Meet Fove: The latest entrant to the VR Arena

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Thus far, the most popular VR (virtual reality) headsets are the Oculus VR (now owned by Facebook), Sony’s Project Morpheus, Microsoft’s HoloLens and HTC’s Vive headset in collaboration with Steam. Thr newest entrant to the VR arena comes from Fove. Named after “fovea,” which is the part of the human eye that gives the vision to carry out tasks such as reading, and playing video games, Fove is launching a crowdfunding campaign via Kickstarter, with a target of $250,000USD.

Image taken from http://www.thenextweb.com
Image taken from http://www.thenextweb.com

Fove makes use of infrared light to illuminate your eye, regardless of what color your eyes may be. The iris of a human eye reflects the same amount of light always. Miniscule cameras look at your eye and track your eye movements.

Unlike the Oculus and Morpheus, Fove’s eye-tracking tech can refabricate the DOF (depth of field) that human eyes see naturally. Before you ask, Fove’s headset sports a 2560×1440 display and has a graphics engine that adjusts focus based on where a user looks (in real time too).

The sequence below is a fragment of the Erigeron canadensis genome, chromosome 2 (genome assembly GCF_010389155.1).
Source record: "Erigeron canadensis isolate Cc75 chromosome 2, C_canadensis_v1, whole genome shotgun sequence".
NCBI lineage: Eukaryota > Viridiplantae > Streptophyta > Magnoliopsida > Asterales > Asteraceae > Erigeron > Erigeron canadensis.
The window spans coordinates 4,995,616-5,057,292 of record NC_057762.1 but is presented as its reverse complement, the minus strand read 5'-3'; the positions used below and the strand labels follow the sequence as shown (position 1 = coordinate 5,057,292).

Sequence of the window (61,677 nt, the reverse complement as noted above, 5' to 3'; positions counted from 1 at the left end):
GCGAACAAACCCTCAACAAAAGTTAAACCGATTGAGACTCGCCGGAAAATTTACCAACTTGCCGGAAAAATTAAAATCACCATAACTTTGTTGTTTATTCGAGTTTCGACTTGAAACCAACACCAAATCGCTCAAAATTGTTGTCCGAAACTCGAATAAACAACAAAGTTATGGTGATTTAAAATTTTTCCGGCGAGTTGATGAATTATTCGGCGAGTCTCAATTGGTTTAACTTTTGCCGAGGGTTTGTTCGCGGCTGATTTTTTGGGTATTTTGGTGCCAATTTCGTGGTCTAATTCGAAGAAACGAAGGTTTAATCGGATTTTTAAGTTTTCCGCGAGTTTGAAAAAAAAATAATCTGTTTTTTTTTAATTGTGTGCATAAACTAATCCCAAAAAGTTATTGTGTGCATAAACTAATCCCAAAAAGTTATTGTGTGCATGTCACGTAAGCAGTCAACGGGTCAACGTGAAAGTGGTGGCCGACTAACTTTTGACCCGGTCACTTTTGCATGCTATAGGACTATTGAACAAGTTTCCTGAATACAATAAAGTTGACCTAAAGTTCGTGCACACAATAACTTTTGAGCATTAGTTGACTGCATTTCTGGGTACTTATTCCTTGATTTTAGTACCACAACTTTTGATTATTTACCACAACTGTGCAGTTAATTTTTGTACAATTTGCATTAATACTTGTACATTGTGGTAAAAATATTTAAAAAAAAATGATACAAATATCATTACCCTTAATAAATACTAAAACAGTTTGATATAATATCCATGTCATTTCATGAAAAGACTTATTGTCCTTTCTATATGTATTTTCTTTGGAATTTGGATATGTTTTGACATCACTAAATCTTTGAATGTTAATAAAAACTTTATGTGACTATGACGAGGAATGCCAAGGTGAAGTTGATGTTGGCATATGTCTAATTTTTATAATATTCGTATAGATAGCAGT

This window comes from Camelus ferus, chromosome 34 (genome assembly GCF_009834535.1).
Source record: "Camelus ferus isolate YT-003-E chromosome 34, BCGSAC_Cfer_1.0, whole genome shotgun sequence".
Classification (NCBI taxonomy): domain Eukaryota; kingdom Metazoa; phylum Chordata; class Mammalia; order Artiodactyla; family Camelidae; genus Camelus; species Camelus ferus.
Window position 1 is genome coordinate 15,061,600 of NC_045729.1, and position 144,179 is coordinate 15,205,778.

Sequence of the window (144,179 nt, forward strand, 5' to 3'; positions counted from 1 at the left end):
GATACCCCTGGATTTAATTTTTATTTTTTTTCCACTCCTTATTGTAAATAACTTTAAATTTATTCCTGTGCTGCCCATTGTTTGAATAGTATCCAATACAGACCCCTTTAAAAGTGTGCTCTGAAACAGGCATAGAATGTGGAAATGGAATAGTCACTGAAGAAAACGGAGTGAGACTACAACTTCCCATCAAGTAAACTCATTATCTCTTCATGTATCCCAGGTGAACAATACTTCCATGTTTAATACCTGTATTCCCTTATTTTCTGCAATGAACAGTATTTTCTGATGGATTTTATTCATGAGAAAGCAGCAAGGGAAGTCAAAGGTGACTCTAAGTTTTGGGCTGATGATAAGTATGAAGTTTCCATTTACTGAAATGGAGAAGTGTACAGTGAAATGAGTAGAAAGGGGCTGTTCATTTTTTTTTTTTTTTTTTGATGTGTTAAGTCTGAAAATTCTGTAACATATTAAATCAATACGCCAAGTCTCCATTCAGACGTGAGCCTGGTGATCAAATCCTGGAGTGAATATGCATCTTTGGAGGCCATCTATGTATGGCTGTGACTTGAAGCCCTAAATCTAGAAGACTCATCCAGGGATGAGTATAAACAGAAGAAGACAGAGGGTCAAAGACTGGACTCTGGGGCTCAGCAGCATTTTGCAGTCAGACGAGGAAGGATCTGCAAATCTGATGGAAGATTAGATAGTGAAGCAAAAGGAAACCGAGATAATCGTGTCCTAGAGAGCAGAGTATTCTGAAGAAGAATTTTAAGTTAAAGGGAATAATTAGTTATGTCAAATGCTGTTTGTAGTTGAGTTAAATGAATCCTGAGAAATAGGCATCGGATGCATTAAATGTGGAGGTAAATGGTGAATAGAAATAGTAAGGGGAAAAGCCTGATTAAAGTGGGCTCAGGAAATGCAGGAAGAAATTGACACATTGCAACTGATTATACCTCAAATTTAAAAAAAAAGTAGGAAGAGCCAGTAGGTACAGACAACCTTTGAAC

These cameras are paired with an accelerometer for head tracking, thus allowing for 360-degree view whilst maintaining control with their eyes.

Image taken from https://www.techinasia.com
Image taken from https://www.techinasia.com

This isn’t new though. Sony’s Magic Lab R&D team unveiled an external infrared camera that lets gamers scan the environment and lock on to targets, by simply looking at them. German tech firm SensoMotoric Instruments (SMI), designed a similar device that acts as an add-on for the Oculus. The downside to this is that not only that you have to send in your Oculus Rift to fit the add-on. But it costs a whopping $14,850USD. Compare that to the Oculus which is only $350USD.

Not to be outdone, Razer recently announced OSVR (Open-Source Virtual Reality), their own take on a V headset. As the title suggests, the platform is open-source and developers to cut and chop at it as they please.

Fove’s view is optimistic. As long as Oculus isn’t actually innovating its own hardware, the field remains open for development. It also has potential to go beyond gaming. For example, it can be used as a medial heads-up unit for surgeons performing delicate surgeries.

For now, the company is focused on its kickstarter campaign. The Earliest Bird level starts at $349USD and is limited to limited to 200 backers. It is also compatible with game engines such as Unity, Unreal, and Cryengine. This makes it very easy for them to port existing content to the device’s ecosystem. Those backing the campaign also get access to the Wear VR app store.

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